Futuremark just released 3DMark v2.3.3663 with support for Vulkan in their API overhead test, we ran some quick tests to see what is happeing.
This means you can now compare the API performance of Vulkan, DirectX 12, and DirectX 11 with one easy-to-use test. Vulkan is a new graphics API that provides high-efficiency, low-level access to modern GPUs in a wide variety of devices from PCs to smartphones. APIs like Vulkan and DirectX 12 make better use of multi-core CPUs to streamline code execution and eliminate software bottlenecks, particularly for draw calls. Games typically make thousands of draw calls per frame, but each one creates performance-limiting overhead for the CPU. Vulkan and DirectX 12 reduce that overhead, which means more objects, textures and effects can be drawn to the screen. The 3DMark API Overhead feature test measures API performance by making a steadily increasing number of draw calls. The result of the test is the number of draw calls per second achieved by each API before the frame rate drops below 30 FPS. The Vulkan test replaces the Mantle test found in previous versions. Now I did chart up some results, see below:
The purpose of the test is to compare the relative performance of different APIs on a single system. The API Overhead feature test is not a general-purpose GPU benchmark, and it should not be used to compare graphics cards from different vendors. It more for you to see how much faster or slower DX12 is compared to Vulkan. You'll notice that the AMD Radeon card scores are way off. Again, this is not a graphics GPU test, but a test that shows your system API renderer performance in relation towards your setup. I have no clue about the AMD results as they are, I did run them three times and even re-installed drivers and re-seated the cards into another slot. I also have to mention that in the past we stepped away from the API test as the results back then also showed a lot of platform inconsistency.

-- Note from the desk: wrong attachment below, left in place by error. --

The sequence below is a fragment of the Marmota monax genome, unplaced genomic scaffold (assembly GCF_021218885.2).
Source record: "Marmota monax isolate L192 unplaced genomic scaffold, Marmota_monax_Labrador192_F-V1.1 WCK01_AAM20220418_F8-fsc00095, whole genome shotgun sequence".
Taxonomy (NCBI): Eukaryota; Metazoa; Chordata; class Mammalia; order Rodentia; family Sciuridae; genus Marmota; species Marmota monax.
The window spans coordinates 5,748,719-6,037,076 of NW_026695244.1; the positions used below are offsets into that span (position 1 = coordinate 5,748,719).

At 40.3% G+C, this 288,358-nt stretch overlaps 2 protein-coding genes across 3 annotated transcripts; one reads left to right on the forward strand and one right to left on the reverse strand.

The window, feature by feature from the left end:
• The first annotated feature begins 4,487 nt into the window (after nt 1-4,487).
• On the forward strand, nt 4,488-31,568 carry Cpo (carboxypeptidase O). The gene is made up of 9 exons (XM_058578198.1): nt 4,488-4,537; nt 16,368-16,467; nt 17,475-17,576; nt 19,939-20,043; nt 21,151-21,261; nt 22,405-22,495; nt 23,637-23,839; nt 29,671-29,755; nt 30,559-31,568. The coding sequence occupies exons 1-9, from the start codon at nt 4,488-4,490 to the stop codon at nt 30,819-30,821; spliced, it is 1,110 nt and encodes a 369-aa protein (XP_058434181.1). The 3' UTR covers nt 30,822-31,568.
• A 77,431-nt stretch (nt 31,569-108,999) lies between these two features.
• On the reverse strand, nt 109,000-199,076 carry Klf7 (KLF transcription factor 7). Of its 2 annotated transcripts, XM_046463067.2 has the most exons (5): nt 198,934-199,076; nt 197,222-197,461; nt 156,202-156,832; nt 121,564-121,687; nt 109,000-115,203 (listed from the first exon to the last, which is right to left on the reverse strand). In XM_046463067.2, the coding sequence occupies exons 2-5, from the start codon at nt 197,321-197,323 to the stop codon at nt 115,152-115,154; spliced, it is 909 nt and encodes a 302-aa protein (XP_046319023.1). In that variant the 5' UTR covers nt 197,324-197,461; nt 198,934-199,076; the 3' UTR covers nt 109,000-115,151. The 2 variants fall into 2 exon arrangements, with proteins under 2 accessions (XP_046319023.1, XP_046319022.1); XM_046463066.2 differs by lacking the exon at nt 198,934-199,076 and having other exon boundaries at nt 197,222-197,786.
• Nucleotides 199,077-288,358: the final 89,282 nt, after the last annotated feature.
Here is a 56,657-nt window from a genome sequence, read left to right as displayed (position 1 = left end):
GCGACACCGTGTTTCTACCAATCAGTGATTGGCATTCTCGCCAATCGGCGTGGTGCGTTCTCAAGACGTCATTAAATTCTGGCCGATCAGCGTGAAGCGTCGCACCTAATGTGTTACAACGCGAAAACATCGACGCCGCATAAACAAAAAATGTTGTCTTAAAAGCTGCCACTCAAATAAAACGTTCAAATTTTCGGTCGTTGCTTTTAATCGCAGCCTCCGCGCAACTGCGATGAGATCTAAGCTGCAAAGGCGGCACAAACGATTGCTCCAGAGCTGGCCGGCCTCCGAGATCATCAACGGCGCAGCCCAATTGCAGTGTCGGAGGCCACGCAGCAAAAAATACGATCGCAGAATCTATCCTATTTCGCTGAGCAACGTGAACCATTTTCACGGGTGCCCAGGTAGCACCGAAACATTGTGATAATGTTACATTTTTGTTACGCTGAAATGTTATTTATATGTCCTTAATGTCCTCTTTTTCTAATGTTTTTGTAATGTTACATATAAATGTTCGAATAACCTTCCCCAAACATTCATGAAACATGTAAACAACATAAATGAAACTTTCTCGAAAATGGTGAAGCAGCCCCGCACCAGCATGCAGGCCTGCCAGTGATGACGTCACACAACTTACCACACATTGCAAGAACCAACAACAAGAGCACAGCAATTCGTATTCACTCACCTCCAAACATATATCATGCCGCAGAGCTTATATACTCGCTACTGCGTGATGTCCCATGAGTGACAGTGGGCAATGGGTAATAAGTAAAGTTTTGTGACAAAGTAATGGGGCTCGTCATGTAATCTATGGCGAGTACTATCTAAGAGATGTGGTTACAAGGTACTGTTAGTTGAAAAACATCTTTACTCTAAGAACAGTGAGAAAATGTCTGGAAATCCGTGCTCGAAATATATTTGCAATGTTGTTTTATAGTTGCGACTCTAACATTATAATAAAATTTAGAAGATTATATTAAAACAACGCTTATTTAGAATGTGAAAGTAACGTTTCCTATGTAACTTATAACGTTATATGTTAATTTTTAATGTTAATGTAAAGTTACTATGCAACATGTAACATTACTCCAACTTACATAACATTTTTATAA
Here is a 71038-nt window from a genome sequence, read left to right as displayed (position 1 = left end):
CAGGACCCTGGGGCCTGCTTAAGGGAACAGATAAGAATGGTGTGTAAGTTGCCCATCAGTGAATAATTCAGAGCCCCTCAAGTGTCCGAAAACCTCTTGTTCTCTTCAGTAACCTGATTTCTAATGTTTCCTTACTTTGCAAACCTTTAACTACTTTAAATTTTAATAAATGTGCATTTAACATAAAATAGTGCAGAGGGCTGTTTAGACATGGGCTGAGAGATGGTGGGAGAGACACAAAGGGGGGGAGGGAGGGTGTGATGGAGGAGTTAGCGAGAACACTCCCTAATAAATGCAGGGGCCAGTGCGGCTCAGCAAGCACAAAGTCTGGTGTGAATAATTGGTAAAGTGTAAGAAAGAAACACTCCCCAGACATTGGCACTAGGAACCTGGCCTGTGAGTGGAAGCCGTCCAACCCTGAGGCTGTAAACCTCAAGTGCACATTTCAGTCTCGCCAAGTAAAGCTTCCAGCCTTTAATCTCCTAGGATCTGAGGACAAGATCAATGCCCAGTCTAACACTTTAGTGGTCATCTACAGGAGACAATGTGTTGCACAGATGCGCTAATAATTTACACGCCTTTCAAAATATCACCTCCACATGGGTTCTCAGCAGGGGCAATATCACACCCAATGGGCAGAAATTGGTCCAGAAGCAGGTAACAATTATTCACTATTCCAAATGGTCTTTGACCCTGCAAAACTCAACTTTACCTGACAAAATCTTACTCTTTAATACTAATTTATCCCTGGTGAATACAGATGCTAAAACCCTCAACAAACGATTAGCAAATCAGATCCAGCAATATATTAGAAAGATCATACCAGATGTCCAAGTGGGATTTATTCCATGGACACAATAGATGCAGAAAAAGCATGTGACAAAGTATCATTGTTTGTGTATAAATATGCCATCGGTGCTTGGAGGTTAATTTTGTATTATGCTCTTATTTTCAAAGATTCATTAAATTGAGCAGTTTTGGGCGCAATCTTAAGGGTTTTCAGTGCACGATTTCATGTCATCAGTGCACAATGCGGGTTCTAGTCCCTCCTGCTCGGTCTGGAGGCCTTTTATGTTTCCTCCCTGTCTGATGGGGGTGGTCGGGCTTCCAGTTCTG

You will notice that Core i7 5960X is clocked at 4.3 GHz. The Ryzen 7 1700 is clocked at 4.1 GHz, it is the highest frequency we can obtain stable. Not bad really, the 1200 USD Intel processor is faster, especially combined with quad-channel and a 200 MHz x8 cores advantage. That 329 USD Ryzen 7 is holding up nicely.
Now I also ran the Ryzen Platform with the Fury X to be certain there isn't a bug on the X99 platform causing this behaviour:
So moving the Radeon Fury X towards a completely different system did not change the performance bracket at all. There might be a bug in the current AMD drivers, Futuremark still has some fixing to do or it just is what it is.